Self-reflection is just slowing down and thinking about yourself and your experiences to increase self-awareness, learning, and growth.
Use your power and self-reflection to influence others. The military has been teaching this for years.
Self-reflection in leadership is vital for leadership development. Therefore, reflect on your current skill level, strengths and weaknesses, behavioral habits, and attempts to influence others. It’s also about identifying and defining your values. All of this helps you grow, learn, and develop.
Self-reflection improves leadership skills, such as emotional intelligence, and helps you understand others better. So, how can you prioritize this vital development activity and make it a habit? Here are seven tips to get you started.
1. Commit to lifelong learning.
You may already have a CEO growth mindset or be a lifelong learner.
Clarify and integrate self-reflection into your repertoire. Professor Peter Miller says that, according to the principle of reflective learning, an individual’s capacity to reflect on their own words and actions leads to a learning process. As a result, this is something you can do every day at work.
2. Make it a habit to reflect regularly.
Set aside 10 or 30 minutes every day (or week) for contemplation.
If you can, write every day. Making time every week is a great start. However, choose a time and place free of distractions.
3. Start with a single question or topic and expand it.
Consider a meeting you planned, a difficult conversation you had, or your week in review. You could want to reflect on your goals, values, or emotional intelligence.
- Group: What went well? Would you alter something if you could? What did you learn?
- Week in Review: What went well this week? Did you learn from any experience? What would you do differently if given a chance?
- Highlights: What was your best leadership moment this week? Is it possible to do this again next week?
- Leadership Style: Are you a leader in the making? How do you think your team sees you as a leader? How does this affect your self-image? Want to be recognized for something?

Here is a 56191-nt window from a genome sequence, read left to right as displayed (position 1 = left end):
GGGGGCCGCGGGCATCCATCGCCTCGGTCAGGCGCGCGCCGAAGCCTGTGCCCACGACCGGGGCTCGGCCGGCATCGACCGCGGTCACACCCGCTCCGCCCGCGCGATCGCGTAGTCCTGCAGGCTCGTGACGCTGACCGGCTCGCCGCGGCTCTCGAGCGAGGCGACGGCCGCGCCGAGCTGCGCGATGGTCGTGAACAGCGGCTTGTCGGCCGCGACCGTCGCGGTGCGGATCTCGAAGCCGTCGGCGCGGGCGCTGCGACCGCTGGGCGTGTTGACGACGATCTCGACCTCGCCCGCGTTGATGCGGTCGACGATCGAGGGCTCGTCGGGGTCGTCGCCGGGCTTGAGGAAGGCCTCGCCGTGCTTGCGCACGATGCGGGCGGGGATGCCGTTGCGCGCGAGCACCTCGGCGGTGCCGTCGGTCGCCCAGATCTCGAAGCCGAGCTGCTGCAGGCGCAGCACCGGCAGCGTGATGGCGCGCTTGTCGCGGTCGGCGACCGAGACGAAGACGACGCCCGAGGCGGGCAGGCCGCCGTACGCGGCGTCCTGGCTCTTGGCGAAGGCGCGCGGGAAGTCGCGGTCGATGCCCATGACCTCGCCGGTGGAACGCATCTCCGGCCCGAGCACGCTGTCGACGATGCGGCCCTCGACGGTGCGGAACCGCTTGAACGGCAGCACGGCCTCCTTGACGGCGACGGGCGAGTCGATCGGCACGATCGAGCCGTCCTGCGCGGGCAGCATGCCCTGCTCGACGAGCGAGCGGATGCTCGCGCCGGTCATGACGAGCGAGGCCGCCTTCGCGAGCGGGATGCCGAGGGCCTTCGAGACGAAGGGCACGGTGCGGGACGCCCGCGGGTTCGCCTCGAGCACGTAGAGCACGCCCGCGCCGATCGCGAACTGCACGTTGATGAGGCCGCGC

- Values: What if you started with your most important value? How do your values mesh with the companies?
4. Allow yourself to share your story.
Write down all of your thoughts, feelings, and ideas. Likewise, write as precisely as you can.
When writing about your feelings, reflect and mention your thoughts and how they made you feel in your body. This will help you become more conscious of your feelings and thoughts. Using the suggestions, think about your experiences…good, bad, and ugly.
Neither self-censorship nor grammar will be checked. This is solely for you as you reflect. Join the growing list of healthy leaders that use this excellent learning approach.
5. Be honest as you reflect.
Be realistic and acknowledge your weaknesses.
Examining our negative biases and looking for the positive may be disguised as a teaching opportunity. Remember that the best self-reflection comes from a mirror. Not from your ego. Always leave room for doubt and for introspection. And take everything you tell yourself with a grain of salt. Avoid letting others define who you are or what you think.
- Set a goal to acknowledge what happened well, a strength employed, or a lesson learned.
- Focus on a solution.
- Use what you’ve learned from “failures” to improve.
- Consider your part.
- How am I contributing to this problematic relationship with X?
- How am I handling the repercussions of my actions (or inactions)?
6. Mix it up a little.
You may adjust your reflection practice to your interests and style in many ways. Experiment with several approaches until you find one that works.
- Modify the time. If you usually conduct your reflection towards the end of the week, try starting it earlier. Alternatively, write down three attributes that make you a great leader every morning.
- Exchange ideas with others. While reflection is usually linked alone, it may also be good to discuss your ideas with others. Contact a reliable colleague, mentor, or coach.
- Experiment with diary layouts. You may use a basic pen and paper, reflection software, or record a video of your thoughts and feelings.
- In addition to the above suggestions, keep an ongoing list of reflecting questions or ideas for your next session.
7. Think of self-reflection as self-care.
In conclusion, making space for intention and choice requires slowing down and reflecting on your experiences.
Likewise, reflecting on our experiences is a kind of self-care. Reflective practice helps you develop your leadership skills while learning more about yourself and others. Invest in yourself!
Make it a daily aim to reflect, even for a few minutes. Your squad has earned it, and so have you. So enjoy!